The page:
True happiness is of a retired nature, and an enemy to pomp and noise: it arises, in the first place, from the enjoyment of one's self; and in the next, from the friendship and conversation of a few select companions: it loves shade and solitude, and naturally haunts groves and foun. tains, fields and meadows: in short, it feels every thing. it wants within itself, and receives no addition from multitudes of witnesses and spectators. On the contrary, false happiness loves to be in a crowd, and to draw the

eyes of the world upon her.. She does not receive any satisfaction from the applauses which she gives herself, but from the admiration which she raises in others. She flourishes in courts and palaces, theatres and assemblies, and has no existence but when she is looked upon.

AURELIA, though a woman of great quality, delights in the privacy of a country life,, and passes away a great part of her time in her own walks and gardens. Her husband, who is her bosom friend and companion in her. solitudes, has been in love with her ever since he knew her. They both abound with good sense, consummate virtue, and a mutual esteem; and are a perpetual entertainment to one another. Their family is under so regular an e conomy, in its hours of devotion and repast,.employment. and diversion, that it looks like a little commonwealth within itself. They often go into company, that they may return with the greater delight to one another; and sometimes live in town, not to enjoy it so properly as to grow weary of it, that they may renew in themselves the relish of a country life. By this means they are happy. in each other, beloved by their children, adored by their. servants, and are become the envy or rather the delight of all that know them.

How different to this is the life of FULVIA! She considers her husband as her steward, and looks upon discretion and good housewifery as little domestic virtues, unbecoming a woman of quality. She thinks life lost in her own family, and fancies herself out of the world when she is not in the ring, the playhouse, or the drawing-room. She lives in a perpetual motion of body and restlessness of thought, and is never easy in any one place when she thinks there is more company in another. The missing of an opera the first night would be more afflicting to her than the death of a child.. She pitics, all the valuable part of her own sex, and calls every wo man of a prudent, modest, retired life, a poor-spirited and unpolished creature. What a mortification would it be to FULVIA if she knew that her setting herself ta view is but exposing herself, and that she grows contemptible by being conspicuous?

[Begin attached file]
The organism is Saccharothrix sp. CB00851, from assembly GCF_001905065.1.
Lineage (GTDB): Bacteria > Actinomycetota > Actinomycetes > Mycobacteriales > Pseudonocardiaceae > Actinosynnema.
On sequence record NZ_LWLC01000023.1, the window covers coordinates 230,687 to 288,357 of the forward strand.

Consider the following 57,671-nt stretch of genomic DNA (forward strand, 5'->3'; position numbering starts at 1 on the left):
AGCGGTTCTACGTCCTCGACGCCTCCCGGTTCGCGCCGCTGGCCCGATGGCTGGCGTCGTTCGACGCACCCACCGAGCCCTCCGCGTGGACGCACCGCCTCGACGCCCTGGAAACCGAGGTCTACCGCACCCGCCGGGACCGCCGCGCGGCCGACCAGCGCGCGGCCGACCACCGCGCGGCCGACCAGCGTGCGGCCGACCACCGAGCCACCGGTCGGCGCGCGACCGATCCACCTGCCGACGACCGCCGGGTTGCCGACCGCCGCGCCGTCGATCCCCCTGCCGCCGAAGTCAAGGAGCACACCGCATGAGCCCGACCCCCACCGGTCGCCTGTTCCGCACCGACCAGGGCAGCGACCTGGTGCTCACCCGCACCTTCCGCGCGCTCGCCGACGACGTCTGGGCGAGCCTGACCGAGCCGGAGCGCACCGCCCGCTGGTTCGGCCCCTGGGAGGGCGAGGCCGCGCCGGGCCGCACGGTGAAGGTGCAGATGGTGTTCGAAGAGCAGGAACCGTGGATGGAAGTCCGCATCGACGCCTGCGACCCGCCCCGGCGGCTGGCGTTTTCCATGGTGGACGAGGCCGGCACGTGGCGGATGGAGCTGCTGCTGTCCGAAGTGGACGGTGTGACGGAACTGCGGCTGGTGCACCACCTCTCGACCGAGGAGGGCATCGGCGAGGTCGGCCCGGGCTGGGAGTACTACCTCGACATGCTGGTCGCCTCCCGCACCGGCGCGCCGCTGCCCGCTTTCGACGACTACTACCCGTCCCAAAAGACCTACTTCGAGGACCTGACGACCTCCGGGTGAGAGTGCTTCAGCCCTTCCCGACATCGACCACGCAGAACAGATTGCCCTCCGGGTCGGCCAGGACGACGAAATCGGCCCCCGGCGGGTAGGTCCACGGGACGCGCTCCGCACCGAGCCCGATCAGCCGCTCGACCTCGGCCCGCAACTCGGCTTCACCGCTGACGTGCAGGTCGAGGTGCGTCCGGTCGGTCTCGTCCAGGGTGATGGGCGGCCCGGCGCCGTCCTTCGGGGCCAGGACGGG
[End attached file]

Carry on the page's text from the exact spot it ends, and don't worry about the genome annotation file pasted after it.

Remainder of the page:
I cannot conclude my paper without observing that VIR CL has very finely touched upon this female passion for

dress and show in the character ofCAMILLA; who, though. she seems to have shaken off all the other weaknesses of her sex, is still described as a woman in this particular. The poet tells us, that after having. made a great slaughter of the enemy,, she unfortunately cast her eye on a Trojan, who wore an embroidered tunic, a beautiful coat of mail, with a mantle of the finest purple, "A. golden bow (says he) hung upon his shoulder; bis garment was buckled with a golden clasp, and his head covered with a helmet of the same shining metal." The Amazon immediately singled out this well-dressed warrior, being seized with a woman's longing for the pretty trappings that he was adorned with:

-Totumque incauta per agmen

Fæmineo prædæ et spoliorum ardebat amore. EN. xi. 782.

This heedless pursuit after these glittering trifles, the poet, by a nice concealed moral, represents to have been the destruction of his female hero.

NO. 16.—MONDAY, MARCH 19. 1710-1T.


Quid verum atque decens curo et rogo, et omnis in hoc sum.

What right, what true, what fit we justly call,
Let-this be all my care-for this is all..


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I HAVE received a letter, desiring me to be very satirical. upon the little muff that is now in fashion; another informs me of a pair of silver garters buckled below the knee, that have been lately, seen at the Rainbow coffeehouse in Fleet-Street; a third sends me a heavy conplaint against fringed gloves. To be brief, there is scarce an ornament of either sex which one or other of my correspondents has not inveighed aganist with some bitterness, and recommended to my observation. 1mult